Myelodysplastic syndrome pathophysiology

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Editor-In-Chief: C. Michael Gibson, M.S., M.D. [1]; Associate Editor(s)-in-Chief: Nawal Muazam M.D.[2]

Overview

Myelodysplastic syndrome comprises a heterogeneous group of clonal bone marrow disorders.[1] Cytogenetic abnormalities involved in the pathogenesis of myelodysplastic syndrome include isolated deletion of 5q, monosomy 7, and monosomy 8.[1] Myelodysplastic syndrome is associated with Fanconi syndrome, Diamond-Blackfan anemia, and Shwachman-Diamond syndrome.[2] There are no characteristic findings of myelodysplastic syndrome on gross pathology. On microscopic histopathological analysis, dyserythropoiesis, dysgranulopoiesis, and dysmegakaryocytopoiesis are findings of myelodysplastic syndrome.[1]

Pathogenesis

Myelodysplastic syndrome comprises a heterogeneous group of clonal bone marrow disorders characterized by:[3]

Genetics

Cytogenetic abnormalities involved in the pathogenesis of myelodysplastic syndrome include:[1]

  • Isolated deletion of 5q
  • Isolated deletion of 17p
  • Monosomy 7
  • Monosomy 8

Associated Conditions

Myelodysplastic syndrome is associated with:[2]

Gross Pathology

There are no characteristic findings of myelodysplastic syndrome on gross pathology.

Microscopic Pathology

On microscopic histopathological analysis, characteristic findings of myelodysplastic syndrome include:[1]

  • Dyserythropoiesis (abnormal red blood cell formation)
  • Dysgranulopoiesis (abnormal granulocyte formation)
  • Dysmegakaryocytopoiesis (abnormal megakaryocyte formation)

Dyserythropoiesis

Nuclear Features
  • Nuclear budding
  • Intranuclear bridging (nuclei fail to separate post-division)
  • Multinucleation
  • Megablastoid changes (may be difficult to observe)
  • Karyorrhexis (nuclear fragmentation)
Cytoplasmic Features

Dysgranulopoiesis

Nuclear Features
  • Nuclear hypolobation (pseudo Pelger-Huët)
  • Nuclear hypersegmentation
Cytoplasmic Features
  • Cytoplasmic hypogranulation
  • Pseudo-Chediak-Higashi granules
  • Small cytoplasmic size

Dysmegakaryocytopoiesis

Nuclear Features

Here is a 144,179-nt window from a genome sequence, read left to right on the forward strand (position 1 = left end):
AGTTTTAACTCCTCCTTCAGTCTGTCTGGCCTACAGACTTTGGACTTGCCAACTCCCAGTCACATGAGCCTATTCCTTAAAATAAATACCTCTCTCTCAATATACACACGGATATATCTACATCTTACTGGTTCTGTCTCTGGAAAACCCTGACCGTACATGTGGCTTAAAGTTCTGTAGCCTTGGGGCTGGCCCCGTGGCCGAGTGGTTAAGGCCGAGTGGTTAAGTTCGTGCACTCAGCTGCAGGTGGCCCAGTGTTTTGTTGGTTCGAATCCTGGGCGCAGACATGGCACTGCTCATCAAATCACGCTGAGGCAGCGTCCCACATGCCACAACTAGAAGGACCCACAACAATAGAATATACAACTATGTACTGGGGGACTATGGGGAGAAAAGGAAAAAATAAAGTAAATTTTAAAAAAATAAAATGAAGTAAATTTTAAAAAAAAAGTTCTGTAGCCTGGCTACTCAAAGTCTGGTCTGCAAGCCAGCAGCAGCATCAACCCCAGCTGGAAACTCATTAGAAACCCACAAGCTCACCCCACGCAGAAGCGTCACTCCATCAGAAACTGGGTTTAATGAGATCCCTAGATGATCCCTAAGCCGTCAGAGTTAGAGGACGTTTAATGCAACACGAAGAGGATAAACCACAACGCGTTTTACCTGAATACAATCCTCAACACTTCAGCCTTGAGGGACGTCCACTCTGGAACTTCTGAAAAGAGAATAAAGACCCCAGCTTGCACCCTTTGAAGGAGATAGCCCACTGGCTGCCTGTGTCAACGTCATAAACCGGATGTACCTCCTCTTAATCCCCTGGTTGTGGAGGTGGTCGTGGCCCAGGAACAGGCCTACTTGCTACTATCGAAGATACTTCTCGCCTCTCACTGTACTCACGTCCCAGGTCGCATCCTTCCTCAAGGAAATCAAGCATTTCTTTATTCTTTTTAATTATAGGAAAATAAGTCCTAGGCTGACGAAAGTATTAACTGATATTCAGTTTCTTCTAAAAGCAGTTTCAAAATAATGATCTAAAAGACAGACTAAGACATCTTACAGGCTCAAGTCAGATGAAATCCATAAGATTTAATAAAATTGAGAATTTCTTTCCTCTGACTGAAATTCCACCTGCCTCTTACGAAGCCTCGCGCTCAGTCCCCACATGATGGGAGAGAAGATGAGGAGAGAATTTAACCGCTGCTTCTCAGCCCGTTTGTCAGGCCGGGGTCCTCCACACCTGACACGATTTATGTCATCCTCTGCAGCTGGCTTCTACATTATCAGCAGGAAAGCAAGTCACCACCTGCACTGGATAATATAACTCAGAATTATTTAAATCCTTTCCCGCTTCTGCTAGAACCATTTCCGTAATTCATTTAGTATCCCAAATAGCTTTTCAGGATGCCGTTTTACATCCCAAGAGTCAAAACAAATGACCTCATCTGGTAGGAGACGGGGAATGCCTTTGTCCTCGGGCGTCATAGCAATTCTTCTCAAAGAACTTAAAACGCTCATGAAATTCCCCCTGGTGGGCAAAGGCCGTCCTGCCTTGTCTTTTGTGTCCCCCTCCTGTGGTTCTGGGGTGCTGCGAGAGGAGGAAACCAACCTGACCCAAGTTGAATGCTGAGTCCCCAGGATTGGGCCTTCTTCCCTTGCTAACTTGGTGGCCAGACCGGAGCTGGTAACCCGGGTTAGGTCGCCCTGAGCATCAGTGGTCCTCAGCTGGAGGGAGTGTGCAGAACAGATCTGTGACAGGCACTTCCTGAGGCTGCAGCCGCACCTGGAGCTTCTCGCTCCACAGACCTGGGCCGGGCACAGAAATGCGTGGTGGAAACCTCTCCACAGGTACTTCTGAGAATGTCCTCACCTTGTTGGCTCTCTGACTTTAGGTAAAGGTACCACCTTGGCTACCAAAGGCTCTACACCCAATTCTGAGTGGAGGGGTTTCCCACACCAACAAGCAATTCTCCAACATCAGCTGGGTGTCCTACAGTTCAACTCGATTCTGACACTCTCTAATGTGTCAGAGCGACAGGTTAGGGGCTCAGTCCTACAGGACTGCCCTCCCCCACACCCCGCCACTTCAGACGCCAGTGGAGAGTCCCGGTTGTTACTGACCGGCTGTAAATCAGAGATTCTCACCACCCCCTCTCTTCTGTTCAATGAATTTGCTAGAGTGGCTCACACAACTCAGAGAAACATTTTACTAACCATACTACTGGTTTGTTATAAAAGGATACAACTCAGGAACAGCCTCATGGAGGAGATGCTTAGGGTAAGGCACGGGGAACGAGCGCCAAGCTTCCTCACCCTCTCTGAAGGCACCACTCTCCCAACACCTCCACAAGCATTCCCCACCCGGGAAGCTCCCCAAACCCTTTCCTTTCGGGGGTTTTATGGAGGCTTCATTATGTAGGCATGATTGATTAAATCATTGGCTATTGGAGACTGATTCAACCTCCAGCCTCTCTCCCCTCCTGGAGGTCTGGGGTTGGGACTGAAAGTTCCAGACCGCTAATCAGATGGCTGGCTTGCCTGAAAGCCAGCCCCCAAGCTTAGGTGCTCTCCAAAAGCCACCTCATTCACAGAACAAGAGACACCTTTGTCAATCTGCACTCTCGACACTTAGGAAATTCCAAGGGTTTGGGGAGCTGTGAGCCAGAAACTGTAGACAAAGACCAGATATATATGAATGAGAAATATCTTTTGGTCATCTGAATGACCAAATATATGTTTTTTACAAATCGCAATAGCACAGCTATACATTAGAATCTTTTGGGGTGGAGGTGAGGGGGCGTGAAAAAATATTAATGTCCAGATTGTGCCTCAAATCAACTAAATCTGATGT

• Micromegakaryoctes with hypolobated nuclei
  • Non-lobated nuclei of any size
  • Multiple widely separated nuclear lobes

Immunohistochemistry

On immunohistochemistry, characteristic findings of myelodysplastic syndrome include:

  • CD34 positive- (myeloid) progenitor/precursor cells
  • CD117 positive- (myeloid) progenitor/precursor cells, mast cells
  • Tryptase positive- mast cells, immature basophils
  • CD61 positive- megakaryocytes
  • CD42b positive- megakaryocytes
  • CD20 positive- B cells
  • CD3 positive- T cells
  • Glycophorin A positive- erythroid cells
  • Glycophorin C positive- erythroid cells

References

  1. 1.0 1.1 1.2 1.3 1.4 Cytogenetics of myelodysplastic syndromes. Librepathology (2015). http://librepathology.org/wiki/index.php/Myelodysplastic_syndromes. Accessed on December 8, 2015
  2. 2.0 2.1 Associations of myelodysplastic syndromes. Librepathology (2015). http://librepathology.org/wiki/index.php/Myelodysplastic_syndromes. Accessed on December 8, 2015
  3. Corrêa de Souza, Daiane; de Souza Fernandez, Cecília; Camargo, Adriana; Apa, Alexandre Gustavo; Sobral da Costa, Elaine; Bouzas, Luis Fernando; Abdelhay, Eliana; de Souza Fernandez, Teresa (2014). "Cytogenetic as an Important Tool for Diagnosis and Prognosis for Patients with Hypocellular Primary Myelodysplastic Syndrome". BioMed Research International. 2014: 1–10. doi:10.1155/2014/542395. ISSN 2314-6133.

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